GWEN IFILL: Stephen Moore, is this a case of where there is smoke there must be fire?
STEPHEN MOORE: Well, what bothers me most about this, Gwen is that I’ve known Tom Delay for 20 years. In my opinion, he is one of the most honorable and honest men I’ve met in politics. I’ve met a lot of politicians in my lifetime. I do think this is a smear campaign, and I think it’s being raised for a number of reasons.
One, he was the most effective whip when he was the whip for the Republicans in the House, and now he is one of the most effective majority leaders that we’ve seen in Congress maybe since the days of Sam Rayburn.
He is very effective, and that’s something that annoys liberals and Democrats. But also, he is very conservative. He’s probably one of the most conservative leaders in Congress we’ve seen in 50 years.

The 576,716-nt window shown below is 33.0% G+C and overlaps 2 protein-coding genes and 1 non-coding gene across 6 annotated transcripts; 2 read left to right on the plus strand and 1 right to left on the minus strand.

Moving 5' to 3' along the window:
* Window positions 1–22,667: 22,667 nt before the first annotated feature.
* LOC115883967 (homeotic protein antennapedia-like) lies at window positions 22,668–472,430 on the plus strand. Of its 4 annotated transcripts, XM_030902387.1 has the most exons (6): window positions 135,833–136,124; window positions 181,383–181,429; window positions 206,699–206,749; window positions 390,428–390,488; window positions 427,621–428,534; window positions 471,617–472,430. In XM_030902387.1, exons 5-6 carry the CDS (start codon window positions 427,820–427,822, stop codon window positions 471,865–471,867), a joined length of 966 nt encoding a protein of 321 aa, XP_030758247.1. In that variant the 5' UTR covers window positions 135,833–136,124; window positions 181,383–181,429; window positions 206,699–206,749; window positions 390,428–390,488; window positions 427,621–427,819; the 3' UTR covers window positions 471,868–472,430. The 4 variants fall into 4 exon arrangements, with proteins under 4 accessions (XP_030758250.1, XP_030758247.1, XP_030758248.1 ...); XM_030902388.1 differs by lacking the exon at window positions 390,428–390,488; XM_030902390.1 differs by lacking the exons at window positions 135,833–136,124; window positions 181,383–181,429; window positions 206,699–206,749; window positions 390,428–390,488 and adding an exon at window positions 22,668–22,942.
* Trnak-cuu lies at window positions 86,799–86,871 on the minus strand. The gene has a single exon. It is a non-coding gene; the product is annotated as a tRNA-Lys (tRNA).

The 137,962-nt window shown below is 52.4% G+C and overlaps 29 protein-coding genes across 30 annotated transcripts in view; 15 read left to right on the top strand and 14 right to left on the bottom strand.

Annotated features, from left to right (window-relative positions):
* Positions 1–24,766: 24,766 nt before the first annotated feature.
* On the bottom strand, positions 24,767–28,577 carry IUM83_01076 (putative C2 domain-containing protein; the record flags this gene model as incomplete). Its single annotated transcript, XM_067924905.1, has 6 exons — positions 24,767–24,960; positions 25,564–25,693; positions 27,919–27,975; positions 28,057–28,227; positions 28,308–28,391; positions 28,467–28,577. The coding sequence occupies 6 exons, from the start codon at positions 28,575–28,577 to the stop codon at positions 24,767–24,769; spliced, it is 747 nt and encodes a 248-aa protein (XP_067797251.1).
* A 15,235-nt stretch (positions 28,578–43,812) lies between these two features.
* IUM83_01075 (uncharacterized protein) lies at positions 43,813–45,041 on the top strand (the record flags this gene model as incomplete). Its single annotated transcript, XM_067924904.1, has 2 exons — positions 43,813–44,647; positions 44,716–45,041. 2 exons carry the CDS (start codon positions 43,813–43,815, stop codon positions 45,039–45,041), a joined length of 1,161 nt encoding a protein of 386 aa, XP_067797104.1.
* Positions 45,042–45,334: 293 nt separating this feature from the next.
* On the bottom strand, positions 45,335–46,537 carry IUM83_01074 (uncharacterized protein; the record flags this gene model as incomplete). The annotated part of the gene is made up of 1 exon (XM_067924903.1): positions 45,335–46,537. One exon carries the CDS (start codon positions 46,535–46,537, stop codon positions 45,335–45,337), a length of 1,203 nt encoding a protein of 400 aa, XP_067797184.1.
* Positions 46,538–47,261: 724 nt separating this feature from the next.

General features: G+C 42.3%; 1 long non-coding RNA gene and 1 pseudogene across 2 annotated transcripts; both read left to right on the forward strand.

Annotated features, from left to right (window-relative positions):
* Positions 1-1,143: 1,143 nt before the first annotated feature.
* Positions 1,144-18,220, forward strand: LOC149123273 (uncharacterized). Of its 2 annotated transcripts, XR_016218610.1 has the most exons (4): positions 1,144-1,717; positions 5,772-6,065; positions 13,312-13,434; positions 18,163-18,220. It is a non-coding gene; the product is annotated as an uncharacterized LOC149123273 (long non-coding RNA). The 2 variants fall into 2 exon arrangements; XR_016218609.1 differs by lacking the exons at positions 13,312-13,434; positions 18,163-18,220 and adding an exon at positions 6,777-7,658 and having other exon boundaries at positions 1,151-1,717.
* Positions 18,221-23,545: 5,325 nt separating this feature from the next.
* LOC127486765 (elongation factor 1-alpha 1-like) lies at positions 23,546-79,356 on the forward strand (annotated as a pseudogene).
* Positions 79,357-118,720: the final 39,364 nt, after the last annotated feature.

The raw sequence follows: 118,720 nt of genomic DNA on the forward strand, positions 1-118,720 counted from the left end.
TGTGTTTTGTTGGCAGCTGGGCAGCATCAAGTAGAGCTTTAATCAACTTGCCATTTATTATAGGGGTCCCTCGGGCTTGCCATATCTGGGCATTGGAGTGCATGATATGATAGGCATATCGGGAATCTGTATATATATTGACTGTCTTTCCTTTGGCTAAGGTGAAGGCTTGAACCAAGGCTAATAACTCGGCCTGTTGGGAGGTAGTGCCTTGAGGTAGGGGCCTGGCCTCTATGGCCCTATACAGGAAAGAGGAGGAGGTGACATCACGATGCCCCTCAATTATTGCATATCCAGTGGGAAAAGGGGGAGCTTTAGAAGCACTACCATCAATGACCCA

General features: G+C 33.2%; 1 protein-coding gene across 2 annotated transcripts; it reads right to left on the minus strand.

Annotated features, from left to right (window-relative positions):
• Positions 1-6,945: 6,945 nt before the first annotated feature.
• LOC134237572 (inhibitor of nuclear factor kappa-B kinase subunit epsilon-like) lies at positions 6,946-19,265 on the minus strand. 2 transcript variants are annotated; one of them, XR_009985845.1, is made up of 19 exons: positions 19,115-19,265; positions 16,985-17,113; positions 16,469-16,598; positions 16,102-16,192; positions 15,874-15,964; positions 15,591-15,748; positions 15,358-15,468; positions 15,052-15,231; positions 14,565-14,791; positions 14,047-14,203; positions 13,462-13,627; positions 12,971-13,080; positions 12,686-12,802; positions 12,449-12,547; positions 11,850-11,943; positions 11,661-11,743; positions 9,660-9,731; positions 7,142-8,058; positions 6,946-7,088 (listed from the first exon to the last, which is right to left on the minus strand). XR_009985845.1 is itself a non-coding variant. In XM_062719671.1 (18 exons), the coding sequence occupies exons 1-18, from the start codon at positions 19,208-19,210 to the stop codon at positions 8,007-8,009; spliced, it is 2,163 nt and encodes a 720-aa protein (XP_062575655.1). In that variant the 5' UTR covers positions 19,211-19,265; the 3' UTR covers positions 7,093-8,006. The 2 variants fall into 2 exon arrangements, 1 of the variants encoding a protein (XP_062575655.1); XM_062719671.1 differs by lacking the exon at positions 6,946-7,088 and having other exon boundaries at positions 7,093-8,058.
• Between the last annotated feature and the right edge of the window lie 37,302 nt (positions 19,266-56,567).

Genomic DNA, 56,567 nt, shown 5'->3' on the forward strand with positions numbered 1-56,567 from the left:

And I think that his conservatism is something that also annoys and infuriates a lot of liberals who now see a chance of just one innuendo and half truth after another to try to force him out of Congress before he is really accused of or convicted of anything.
GWEN IFILL: Let’s go over some of the questions which have been raised. Does it not bother you at all about who paid for the trips to Britain, who paid for the trips to South Korea, whether a foreign government underwrote them?
STEPHEN MOORE: It does bother me somewhat, but one of the allegations made in the Washington Post over the last couple of days, Gwen, is that they’re basically saying, "Well, Tom Delay took money from lobbyists and then he voted with these interests who paid him money."